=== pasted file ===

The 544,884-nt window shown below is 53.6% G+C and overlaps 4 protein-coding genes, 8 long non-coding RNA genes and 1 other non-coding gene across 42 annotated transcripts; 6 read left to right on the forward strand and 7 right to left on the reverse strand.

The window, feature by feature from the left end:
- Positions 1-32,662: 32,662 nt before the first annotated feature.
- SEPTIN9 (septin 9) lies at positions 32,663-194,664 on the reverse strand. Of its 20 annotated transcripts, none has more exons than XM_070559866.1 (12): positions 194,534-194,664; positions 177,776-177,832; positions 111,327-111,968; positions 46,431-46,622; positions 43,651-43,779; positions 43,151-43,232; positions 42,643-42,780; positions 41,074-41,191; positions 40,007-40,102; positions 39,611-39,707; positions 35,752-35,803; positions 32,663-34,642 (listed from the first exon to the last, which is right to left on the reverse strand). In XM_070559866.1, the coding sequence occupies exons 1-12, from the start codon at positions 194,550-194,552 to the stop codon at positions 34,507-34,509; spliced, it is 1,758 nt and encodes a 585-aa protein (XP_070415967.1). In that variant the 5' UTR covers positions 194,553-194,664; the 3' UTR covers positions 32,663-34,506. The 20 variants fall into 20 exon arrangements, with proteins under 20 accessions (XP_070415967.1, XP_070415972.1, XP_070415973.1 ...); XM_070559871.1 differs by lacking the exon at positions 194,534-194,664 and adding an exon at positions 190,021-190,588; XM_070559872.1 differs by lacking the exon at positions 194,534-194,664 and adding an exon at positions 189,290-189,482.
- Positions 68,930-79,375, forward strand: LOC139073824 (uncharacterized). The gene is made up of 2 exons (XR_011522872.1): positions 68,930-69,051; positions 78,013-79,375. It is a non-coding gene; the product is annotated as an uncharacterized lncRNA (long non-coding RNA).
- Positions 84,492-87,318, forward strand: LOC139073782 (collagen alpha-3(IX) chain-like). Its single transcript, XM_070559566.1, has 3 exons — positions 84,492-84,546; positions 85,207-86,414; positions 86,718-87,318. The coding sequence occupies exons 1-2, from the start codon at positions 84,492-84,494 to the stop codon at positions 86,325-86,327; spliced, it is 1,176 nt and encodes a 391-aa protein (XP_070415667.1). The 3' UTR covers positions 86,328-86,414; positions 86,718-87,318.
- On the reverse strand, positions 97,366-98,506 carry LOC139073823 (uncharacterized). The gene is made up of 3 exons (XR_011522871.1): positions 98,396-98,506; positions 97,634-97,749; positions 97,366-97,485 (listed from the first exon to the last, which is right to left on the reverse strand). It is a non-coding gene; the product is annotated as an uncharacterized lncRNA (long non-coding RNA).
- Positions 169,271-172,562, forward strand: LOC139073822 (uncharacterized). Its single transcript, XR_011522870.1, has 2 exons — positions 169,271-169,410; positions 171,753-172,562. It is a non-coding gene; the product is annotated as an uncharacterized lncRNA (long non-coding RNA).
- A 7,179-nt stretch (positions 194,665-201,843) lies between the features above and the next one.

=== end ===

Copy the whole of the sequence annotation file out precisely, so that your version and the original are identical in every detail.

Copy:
The 544,884-nt window shown below is 53.6% G+C and overlaps 4 protein-coding genes, 8 long non-coding RNA genes and 1 other non-coding gene across 42 annotated transcripts; 6 read left to right on the forward strand and 7 right to left on the reverse strand.

The window, feature by feature from the left end:
- Positions 1-32,662: 32,662 nt before the first annotated feature.
- SEPTIN9 (septin 9) lies at positions 32,663-194,664 on the reverse strand. Of its 20 annotated transcripts, none has more exons than XM_070559866.1 (12): positions 194,534-194,664; positions 177,776-177,832; positions 111,327-111,968; positions 46,431-46,622; positions 43,651-43,779; positions 43,151-43,232; positions 42,643-42,780; positions 41,074-41,191; positions 40,007-40,102; positions 39,611-39,707; positions 35,752-35,803; positions 32,663-34,642 (listed from the first exon to the last, which is right to left on the reverse strand). In XM_070559866.1, the coding sequence occupies exons 1-12, from the start codon at positions 194,550-194,552 to the stop codon at positions 34,507-34,509; spliced, it is 1,758 nt and encodes a 585-aa protein (XP_070415967.1). In that variant the 5' UTR covers positions 194,553-194,664; the 3' UTR covers positions 32,663-34,506. The 20 variants fall into 20 exon arrangements, with proteins under 20 accessions (XP_070415967.1, XP_070415972.1, XP_070415973.1 ...); XM_070559871.1 differs by lacking the exon at positions 194,534-194,664 and adding an exon at positions 190,021-190,588; XM_070559872.1 differs by lacking the exon at positions 194,534-194,664 and adding an exon at positions 189,290-189,482.
- Positions 68,930-79,375, forward strand: LOC139073824 (uncharacterized). The gene is made up of 2 exons (XR_011522872.1): positions 68,930-69,051; positions 78,013-79,375. It is a non-coding gene; the product is annotated as an uncharacterized lncRNA (long non-coding RNA).
- Positions 84,492-87,318, forward strand: LOC139073782 (collagen alpha-3(IX) chain-like). Its single transcript, XM_070559566.1, has 3 exons — positions 84,492-84,546; positions 85,207-86,414; positions 86,718-87,318. The coding sequence occupies exons 1-2, from the start codon at positions 84,492-84,494 to the stop codon at positions 86,325-86,327; spliced, it is 1,176 nt and encodes a 391-aa protein (XP_070415667.1). The 3' UTR covers positions 86,328-86,414; positions 86,718-87,318.
- On the reverse strand, positions 97,366-98,506 carry LOC139073823 (uncharacterized). The gene is made up of 3 exons (XR_011522871.1): positions 98,396-98,506; positions 97,634-97,749; positions 97,366-97,485 (listed from the first exon to the last, which is right to left on the reverse strand). It is a non-coding gene; the product is annotated as an uncharacterized lncRNA (long non-coding RNA).
- Positions 169,271-172,562, forward strand: LOC139073822 (uncharacterized). Its single transcript, XR_011522870.1, has 2 exons — positions 169,271-169,410; positions 171,753-172,562. It is a non-coding gene; the product is annotated as an uncharacterized lncRNA (long non-coding RNA).
- A 7,179-nt stretch (positions 194,665-201,843) lies between the features above and the next one.